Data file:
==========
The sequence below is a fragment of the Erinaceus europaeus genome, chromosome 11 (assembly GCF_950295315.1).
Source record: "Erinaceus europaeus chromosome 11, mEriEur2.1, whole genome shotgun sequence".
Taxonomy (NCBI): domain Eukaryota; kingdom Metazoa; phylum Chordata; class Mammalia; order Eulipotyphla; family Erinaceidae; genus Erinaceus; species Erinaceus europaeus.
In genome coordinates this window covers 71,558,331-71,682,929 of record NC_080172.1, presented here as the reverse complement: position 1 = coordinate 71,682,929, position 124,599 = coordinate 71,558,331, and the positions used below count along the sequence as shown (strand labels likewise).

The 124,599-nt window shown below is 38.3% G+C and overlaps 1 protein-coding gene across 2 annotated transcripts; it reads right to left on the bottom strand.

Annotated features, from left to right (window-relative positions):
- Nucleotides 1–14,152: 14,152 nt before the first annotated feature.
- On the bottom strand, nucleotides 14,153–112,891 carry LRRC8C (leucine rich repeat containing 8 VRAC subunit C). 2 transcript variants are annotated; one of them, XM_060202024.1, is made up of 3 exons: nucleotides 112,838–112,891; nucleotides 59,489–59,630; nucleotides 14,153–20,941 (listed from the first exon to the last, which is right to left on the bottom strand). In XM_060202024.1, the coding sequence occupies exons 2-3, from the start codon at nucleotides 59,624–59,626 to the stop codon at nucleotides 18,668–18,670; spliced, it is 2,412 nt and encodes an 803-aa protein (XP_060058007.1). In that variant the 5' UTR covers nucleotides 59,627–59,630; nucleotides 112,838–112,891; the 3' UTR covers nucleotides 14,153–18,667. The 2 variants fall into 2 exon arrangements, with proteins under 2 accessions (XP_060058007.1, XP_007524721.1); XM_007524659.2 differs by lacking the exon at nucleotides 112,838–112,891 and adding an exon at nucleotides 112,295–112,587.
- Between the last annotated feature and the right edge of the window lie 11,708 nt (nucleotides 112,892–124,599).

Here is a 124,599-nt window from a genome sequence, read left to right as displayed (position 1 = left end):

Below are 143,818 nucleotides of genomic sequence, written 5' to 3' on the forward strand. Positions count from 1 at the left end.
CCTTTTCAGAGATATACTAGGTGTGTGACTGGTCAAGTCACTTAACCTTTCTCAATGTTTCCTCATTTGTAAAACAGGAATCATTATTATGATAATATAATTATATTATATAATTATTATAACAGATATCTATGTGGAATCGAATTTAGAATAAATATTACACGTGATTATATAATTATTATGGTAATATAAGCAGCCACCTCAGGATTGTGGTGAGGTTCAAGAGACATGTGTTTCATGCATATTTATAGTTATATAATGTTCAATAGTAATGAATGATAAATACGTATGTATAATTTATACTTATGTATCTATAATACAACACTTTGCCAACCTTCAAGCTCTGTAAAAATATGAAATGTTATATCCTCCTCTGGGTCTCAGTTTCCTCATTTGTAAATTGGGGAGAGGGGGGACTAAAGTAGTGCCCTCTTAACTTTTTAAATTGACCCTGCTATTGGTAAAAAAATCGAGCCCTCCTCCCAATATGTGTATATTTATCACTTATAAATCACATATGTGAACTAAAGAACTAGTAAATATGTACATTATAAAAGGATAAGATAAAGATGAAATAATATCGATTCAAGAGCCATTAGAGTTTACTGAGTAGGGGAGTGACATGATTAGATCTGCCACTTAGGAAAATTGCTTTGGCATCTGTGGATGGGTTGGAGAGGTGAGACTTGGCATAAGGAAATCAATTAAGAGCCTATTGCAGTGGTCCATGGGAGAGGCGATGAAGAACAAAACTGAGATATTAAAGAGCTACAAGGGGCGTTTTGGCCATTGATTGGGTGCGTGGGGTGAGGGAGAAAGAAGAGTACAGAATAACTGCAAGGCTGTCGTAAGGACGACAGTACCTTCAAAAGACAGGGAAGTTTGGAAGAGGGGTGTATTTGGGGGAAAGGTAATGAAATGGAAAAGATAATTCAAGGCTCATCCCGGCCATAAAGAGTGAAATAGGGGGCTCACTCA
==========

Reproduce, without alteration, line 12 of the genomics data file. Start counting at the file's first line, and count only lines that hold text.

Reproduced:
CCTTTTCAGAGATATACTAGGTGTGTGACTGGTCAAGTCACTTAACCTTTCTCAATGTTTCCTCATTTGTAAAACAGGAATCATTATTATGATAATATAATTATATTATATAATTATTATAACAGATATCTATGTGGAATCGAATTTAGAATAAATATTACACGTGATTATATAATTATTATGGTAATATAAGCAGCCACCTCAGGATTGTGGTGAGGTTCAAGAGACATGTGTTTCATGCATATTTATAGTTATATAATGTTCAATAGTAATGAATGATAAATACGTATGTATAATTTATACTTATGTATCTATAATACAACACTTTGCCAACCTTCAAGCTCTGTAAAAATATGAAATGTTATATCCTCCTCTGGGTCTCAGTTTCCTCATTTGTAAATTGGGGAGAGGGGGGACTAAAGTAGTGCCCTCTTAACTTTTTAAATTGACCCTGCTATTGGTAAAAAAATCGAGCCCTCCTCCCAATATGTGTATATTTATCACTTATAAATCACATATGTGAACTAAAGAACTAGTAAATATGTACATTATAAAAGGATAAGATAAAGATGAAATAATATCGATTCAAGAGCCATTAGAGTTTACTGAGTAGGGGAGTGACATGATTAGATCTGCCACTTAGGAAAATTGCTTTGGCATCTGTGGATGGGTTGGAGAGGTGAGACTTGGCATAAGGAAATCAATTAAGAGCCTATTGCAGTGGTCCATGGGAGAGGCGATGAAGAACAAAACTGAGATATTAAAGAGCTACAAGGGGCGTTTTGGCCATTGATTGGGTGCGTGGGGTGAGGGAGAAAGAAGAGTACAGAATAACTGCAAGGCTGTCGTAAGGACGACAGTACCTTCAAAAGACAGGGAAGTTTGGAAGAGGGGTGTATTTGGGGGAAAGGTAATGAAATGGAAAAGATAATTCAAGGCTCATCCCGGCCATAAAGAGTGAAATAGGGGGCTCACTCA